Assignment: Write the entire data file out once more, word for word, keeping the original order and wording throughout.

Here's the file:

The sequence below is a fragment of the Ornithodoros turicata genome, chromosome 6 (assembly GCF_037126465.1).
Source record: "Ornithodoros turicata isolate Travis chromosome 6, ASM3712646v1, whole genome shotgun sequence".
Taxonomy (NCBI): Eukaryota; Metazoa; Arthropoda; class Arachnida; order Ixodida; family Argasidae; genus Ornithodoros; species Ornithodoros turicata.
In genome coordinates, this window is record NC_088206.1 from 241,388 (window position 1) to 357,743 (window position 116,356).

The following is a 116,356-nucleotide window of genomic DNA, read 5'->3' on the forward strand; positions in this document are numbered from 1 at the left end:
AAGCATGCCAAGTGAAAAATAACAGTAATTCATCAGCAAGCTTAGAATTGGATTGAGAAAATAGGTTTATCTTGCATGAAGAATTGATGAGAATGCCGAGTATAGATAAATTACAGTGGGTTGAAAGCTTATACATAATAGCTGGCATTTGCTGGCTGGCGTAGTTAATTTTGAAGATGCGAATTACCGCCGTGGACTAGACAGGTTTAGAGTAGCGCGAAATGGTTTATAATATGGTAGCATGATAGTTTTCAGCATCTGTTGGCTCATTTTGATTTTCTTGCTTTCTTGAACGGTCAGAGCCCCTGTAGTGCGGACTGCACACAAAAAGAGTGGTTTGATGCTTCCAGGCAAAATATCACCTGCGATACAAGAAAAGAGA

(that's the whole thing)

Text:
The sequence below is a fragment of the Ornithodoros turicata genome, chromosome 6 (assembly GCF_037126465.1).
Source record: "Ornithodoros turicata isolate Travis chromosome 6, ASM3712646v1, whole genome shotgun sequence".
Taxonomy (NCBI): Eukaryota; Metazoa; Arthropoda; class Arachnida; order Ixodida; family Argasidae; genus Ornithodoros; species Ornithodoros turicata.
In genome coordinates, this window is record NC_088206.1 from 241,388 (window position 1) to 357,743 (window position 116,356).

The following is a 116,356-nucleotide window of genomic DNA, read 5'->3' on the forward strand; positions in this document are numbered from 1 at the left end:
AAGCATGCCAAGTGAAAAATAACAGTAATTCATCAGCAAGCTTAGAATTGGATTGAGAAAATAGGTTTATCTTGCATGAAGAATTGATGAGAATGCCGAGTATAGATAAATTACAGTGGGTTGAAAGCTTATACATAATAGCTGGCATTTGCTGGCTGGCGTAGTTAATTTTGAAGATGCGAATTACCGCCGTGGACTAGACAGGTTTAGAGTAGCGCGAAATGGTTTATAATATGGTAGCATGATAGTTTTCAGCATCTGTTGGCTCATTTTGATTTTCTTGCTTTCTTGAACGGTCAGAGCCCCTGTAGTGCGGACTGCACACAAAAAGAGTGGTTTGATGCTTCCAGGCAAAATATCACCTGCGATACAAGAAAAGAGA